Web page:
Trump Joins Triller As He Wages War Against TikTok

After laying virtually dormant since its creation in 2015, Triller remerged from relative obscurity when talks of a TikTok ban started making headlines. In late July, TikTok stars best-known for belonging to Sway House announced they were migrating over to Triller. That same week, Triller sued TikTok for copyright infringement. Soon after, it pushed TikTok out of the top position in the App Store’s top ten list. So it almost makes sense that President Donald Trump, TikTok's top antagonist, joined Triller over the weekend.
On Saturday, it was announced that Trump is extending the 45-day deadline he initially gave Bytedance to sell TikTok to a U.S.-based company. TikTok now has 90 days. But that didn't stop the Trump campaign from joining the competitor. So far, the president's verified account only has about 13,000 followers and four Trillers, the most popular of which has nearly ten million views. 
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It goes a little like this: Sizzle reel of the Commander in Chief saying "I'm a professional at technology" with a banner urging viewers to text TRUMP to 88022, while Triller-branded graphics and squiggly lines zoom over footage of Trump. It's kind of a cross between a Matthew McConaughey whiskey ad and a Matthew McConaughey car commercial, only the big block letters in this video are telling you to "Follow @DonaldJTrump on Triller."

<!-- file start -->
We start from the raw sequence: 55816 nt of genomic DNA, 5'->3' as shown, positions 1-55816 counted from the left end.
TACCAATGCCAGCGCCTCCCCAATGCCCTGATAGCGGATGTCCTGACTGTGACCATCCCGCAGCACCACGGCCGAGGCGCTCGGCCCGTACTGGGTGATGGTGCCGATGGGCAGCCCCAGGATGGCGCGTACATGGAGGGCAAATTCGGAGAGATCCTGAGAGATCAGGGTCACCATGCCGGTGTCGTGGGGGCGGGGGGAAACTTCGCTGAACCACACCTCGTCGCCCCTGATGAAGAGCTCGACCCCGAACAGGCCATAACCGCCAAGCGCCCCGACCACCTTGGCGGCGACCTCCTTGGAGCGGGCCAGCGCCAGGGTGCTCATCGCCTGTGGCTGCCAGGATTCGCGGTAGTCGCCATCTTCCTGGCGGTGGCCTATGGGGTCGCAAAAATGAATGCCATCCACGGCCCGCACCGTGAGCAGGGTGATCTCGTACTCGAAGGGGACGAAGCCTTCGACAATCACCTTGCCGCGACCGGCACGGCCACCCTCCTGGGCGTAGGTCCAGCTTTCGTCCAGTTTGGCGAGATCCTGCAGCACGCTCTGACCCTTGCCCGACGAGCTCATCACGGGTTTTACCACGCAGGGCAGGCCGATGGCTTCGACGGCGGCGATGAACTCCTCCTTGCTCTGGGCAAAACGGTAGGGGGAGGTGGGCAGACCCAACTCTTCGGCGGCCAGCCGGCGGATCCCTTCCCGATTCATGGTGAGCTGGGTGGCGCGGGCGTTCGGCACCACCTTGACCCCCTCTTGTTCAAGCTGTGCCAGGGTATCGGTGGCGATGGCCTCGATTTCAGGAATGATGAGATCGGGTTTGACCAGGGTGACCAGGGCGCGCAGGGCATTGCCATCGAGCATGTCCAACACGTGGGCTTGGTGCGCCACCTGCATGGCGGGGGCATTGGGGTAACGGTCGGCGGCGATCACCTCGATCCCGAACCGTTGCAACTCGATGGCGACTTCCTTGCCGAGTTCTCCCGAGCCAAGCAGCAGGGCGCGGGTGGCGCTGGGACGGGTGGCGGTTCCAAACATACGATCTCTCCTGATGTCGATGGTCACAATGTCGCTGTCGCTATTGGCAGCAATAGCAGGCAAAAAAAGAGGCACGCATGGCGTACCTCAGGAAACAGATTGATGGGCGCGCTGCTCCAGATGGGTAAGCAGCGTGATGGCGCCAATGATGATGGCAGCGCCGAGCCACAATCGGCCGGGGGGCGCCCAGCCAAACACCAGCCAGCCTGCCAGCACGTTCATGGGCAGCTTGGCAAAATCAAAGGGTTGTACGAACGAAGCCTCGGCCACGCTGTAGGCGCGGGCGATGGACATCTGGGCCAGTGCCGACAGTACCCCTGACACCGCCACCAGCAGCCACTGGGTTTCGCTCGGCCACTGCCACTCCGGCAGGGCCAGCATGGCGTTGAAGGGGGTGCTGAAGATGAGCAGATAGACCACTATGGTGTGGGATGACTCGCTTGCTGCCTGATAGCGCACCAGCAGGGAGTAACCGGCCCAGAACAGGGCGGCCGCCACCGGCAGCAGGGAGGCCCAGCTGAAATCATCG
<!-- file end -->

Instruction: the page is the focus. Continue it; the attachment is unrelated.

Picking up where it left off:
donaldjtrump * #trillerlife * Triller - Your life in video

I'M NOW ON TRILLER! 🇺🇸 #MAGA #KAG #Trump2020 #VoteRed

It's worth noting that Triller has long centred and been dominated by Black artists and creators. Currently, the app's landing page has a #BLM highlight. Yet, this is where Trump seeks to build his short-form video platform.
TikTok has long been a sparring grounds for liberal teens and Trump-supporting youths to duke it out — from dramatised videos about Christian persecution set to Kesha's Take It Off to bouncy young women barking out "facts" and serving the "libs." But if the Sway House boys' departure can teach us anything, it's that those who feel unwelcome on TikTok now have options. Long-term, however, this might signal a new normal where opposing ideologies don't just live in different spheres within a platform, but can now grow and operate on entirely separate platforms.

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